KAMLOOPS — One of the foundations of our Canadian justice system is the belief that even those guilty of the most unthinkable acts are capable of being rehabilitated, of being returned to society.
So, we give them the tools and the trust to become different people than they were when they committed their transgressions. We offer them treatment, training and the opportunity of freedom.
This is a worthy sentiment — we don’t want a legal system based on revenge.
But the case of Allan Schoenborn stretches our instincts of forgiveness to the breaking point. In 2008, Schoenborn murdered his three children in their Merritt home. He was found not criminally responsible due to a delusional disorder and has been in the Forensic Psychiatric Hospital in Coquitlam ever since.
In 2015, the B.C. Review Board awarded the hospital the discretion to allow Schoenborn escorted outings into the community.
Two and a half months ago, a B.C. Supreme Court judge ruled that Schoenborn is not a “high risk to re-offend.” That meant he retains the right to apply for escorted day passes.
He’s never been granted such an outing, but last week the Review Board re-confirmed the status quo.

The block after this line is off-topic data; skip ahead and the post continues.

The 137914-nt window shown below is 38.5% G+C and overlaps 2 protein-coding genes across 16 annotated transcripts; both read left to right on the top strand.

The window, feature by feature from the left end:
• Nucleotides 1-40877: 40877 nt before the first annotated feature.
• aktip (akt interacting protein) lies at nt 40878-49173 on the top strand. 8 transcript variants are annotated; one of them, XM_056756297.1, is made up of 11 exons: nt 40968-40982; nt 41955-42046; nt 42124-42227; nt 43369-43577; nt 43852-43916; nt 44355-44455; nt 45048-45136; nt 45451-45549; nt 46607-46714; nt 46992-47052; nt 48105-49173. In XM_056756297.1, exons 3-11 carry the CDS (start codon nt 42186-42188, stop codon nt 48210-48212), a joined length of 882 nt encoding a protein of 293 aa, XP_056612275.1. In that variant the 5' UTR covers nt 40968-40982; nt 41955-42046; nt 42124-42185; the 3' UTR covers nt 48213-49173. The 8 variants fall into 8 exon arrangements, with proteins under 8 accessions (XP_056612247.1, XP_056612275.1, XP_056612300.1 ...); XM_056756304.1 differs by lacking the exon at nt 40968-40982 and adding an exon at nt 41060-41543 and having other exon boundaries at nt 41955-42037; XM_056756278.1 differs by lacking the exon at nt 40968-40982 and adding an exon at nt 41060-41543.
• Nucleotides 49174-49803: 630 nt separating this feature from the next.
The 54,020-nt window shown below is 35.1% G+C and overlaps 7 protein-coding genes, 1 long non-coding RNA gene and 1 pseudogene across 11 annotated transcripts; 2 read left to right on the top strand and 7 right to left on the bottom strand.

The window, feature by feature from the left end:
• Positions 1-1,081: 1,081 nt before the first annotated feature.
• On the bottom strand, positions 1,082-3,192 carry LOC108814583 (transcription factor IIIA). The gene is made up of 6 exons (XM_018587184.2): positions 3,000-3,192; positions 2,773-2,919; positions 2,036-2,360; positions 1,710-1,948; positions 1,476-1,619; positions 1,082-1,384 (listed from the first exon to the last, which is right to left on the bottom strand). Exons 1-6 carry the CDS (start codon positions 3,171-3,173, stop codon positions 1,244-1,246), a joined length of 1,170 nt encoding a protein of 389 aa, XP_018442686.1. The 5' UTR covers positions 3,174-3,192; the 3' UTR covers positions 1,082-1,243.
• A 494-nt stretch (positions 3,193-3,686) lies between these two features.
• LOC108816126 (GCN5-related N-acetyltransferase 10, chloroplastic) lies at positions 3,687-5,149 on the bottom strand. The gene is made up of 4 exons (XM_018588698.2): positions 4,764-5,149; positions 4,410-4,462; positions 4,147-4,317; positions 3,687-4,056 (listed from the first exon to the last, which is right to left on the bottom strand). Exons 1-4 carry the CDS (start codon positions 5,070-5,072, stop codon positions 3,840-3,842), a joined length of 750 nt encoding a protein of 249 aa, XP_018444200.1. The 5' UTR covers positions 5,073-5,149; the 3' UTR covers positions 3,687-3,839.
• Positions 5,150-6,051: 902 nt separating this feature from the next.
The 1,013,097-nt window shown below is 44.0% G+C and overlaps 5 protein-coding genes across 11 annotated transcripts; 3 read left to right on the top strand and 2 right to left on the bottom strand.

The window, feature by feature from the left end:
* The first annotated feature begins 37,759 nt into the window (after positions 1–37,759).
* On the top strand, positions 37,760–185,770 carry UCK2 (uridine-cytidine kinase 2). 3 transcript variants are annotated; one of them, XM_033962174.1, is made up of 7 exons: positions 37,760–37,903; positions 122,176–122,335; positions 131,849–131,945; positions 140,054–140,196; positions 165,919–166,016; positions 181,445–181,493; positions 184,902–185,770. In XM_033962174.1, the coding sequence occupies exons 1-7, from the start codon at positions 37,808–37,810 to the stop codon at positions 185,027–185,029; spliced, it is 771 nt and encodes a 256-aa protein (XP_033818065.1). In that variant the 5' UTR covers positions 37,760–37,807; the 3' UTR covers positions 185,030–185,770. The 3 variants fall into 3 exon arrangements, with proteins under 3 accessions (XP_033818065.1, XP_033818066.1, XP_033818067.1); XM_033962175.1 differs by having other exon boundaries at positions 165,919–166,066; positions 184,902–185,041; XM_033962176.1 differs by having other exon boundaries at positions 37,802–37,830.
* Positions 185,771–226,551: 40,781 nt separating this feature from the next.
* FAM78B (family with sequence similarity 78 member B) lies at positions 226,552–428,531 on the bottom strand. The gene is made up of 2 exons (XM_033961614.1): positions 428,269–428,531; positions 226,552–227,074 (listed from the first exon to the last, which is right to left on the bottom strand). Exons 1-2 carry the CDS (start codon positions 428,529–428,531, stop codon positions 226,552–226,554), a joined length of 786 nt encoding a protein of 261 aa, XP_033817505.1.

It’s arguable whether this will motivate Schoenborn in his recovery, or embitter him if he doesn’t get those tastes of freedom.
Though he would be under close supervision, Darcie Clark, the mother of the three children Schoenborn murdered, believes she would be at grave risk. Clark, who lives not far from the psychiatric hospital, points out that privacy legislation prevents the community from even knowing when an outing takes place.
All this is the result of our progressive justice system.
That Schoenborn is mentally ill isn’t in doubt. But neither is the fact he’s frequently been violent while in custody.
Nobody, especially Darcie Clark, should have to live in fear no matter what the precautions.
Keep Allan Schoenborn under treatment, but keep him inside. That’s not revenge, it’s common sense.
I’m Mel Rothenburger, the Armchair Mayor.
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